OUT OF THE FOREST
It is nearly impossible to overstate the importance of rivers, large lakes and railroads in the development of commerce and the location of towns in the early beginnings and growth of much of our country. It was especially important in Mason County because much of the landscape was covered by timber just waiting to be harvested.
The Manistee Railroad with its southern end connecting with the Flint & Pere Marquette Railroad at Walhalla (now on US10), extended northwest to Manistee and opened on December 5, 1881. That short-line railroad spurred the settlement of the Village of Fountain which was platted in 1883. Two years later the first sawmill was built.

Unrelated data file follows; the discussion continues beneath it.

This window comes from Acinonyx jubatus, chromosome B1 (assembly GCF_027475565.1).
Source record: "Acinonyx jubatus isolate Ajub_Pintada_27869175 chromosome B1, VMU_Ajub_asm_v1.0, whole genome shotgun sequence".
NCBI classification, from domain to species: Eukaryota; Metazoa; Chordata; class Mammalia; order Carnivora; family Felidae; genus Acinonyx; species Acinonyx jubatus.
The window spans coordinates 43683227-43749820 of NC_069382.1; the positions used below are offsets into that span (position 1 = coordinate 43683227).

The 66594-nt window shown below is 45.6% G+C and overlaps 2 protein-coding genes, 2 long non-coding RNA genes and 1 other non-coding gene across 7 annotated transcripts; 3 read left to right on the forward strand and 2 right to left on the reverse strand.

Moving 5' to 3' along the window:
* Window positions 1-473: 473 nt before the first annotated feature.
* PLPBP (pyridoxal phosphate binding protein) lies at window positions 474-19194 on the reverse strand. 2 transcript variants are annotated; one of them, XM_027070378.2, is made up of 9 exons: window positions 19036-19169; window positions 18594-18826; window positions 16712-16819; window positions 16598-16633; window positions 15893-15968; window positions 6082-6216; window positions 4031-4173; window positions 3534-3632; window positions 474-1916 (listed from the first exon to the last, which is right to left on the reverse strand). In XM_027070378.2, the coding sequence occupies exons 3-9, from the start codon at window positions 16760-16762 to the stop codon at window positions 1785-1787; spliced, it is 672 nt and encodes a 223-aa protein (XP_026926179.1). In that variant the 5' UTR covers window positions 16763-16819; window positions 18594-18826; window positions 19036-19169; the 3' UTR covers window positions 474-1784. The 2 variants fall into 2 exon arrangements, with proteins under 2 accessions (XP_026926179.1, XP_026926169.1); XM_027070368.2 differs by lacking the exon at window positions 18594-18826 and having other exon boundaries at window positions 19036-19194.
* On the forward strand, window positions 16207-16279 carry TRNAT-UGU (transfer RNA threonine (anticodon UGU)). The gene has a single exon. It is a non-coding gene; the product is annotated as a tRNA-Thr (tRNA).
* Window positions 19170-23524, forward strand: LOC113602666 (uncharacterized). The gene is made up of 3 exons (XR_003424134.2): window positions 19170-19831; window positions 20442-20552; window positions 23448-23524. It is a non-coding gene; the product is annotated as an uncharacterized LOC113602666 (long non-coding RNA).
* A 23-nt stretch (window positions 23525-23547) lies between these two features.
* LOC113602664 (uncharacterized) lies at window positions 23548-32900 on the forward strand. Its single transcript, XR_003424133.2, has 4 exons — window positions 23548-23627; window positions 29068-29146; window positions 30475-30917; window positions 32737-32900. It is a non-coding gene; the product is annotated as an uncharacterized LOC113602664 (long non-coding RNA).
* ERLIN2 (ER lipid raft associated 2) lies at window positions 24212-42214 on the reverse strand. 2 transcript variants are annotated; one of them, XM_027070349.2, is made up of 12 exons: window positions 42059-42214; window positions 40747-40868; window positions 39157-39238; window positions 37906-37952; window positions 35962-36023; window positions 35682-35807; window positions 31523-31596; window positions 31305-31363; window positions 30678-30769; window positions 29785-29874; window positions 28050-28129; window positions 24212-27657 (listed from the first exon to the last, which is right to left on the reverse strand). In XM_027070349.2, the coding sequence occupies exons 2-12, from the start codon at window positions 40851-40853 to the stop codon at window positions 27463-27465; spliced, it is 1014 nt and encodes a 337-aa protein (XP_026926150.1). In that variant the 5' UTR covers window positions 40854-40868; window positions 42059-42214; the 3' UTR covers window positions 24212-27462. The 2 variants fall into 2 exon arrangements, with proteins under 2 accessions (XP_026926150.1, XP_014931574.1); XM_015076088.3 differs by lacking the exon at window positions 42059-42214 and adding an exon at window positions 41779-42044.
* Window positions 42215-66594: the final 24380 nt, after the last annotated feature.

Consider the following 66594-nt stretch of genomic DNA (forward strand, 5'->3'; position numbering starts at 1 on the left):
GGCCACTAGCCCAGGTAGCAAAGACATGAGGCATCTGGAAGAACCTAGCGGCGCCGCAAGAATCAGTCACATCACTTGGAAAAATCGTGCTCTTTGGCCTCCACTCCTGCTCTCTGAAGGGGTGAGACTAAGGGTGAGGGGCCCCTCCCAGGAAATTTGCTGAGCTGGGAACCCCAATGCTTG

In the last quarter of the 19th Century, people were place-bound with very limited mobility yet the flip-side of this dynamic was the importance of proximity in the development of businesses that were primed to capture the local market. In 1882 the Foster brothers built a large store at the corner of Foster and Main Streets and just a block away from the tracks. That same year, a post office was established in the Village. Within the last decade of that century, a Methodist Church and a school were constructed, and several additional stores were added to this growing community.
This sculpture pays tribute to the important lumbering history of Fountain and Sherman township portrayed by a team of horses pulling a big log out of the forest. Each Memorial Day weekend, this community features a horse pulling contest that has continued for over 50 years.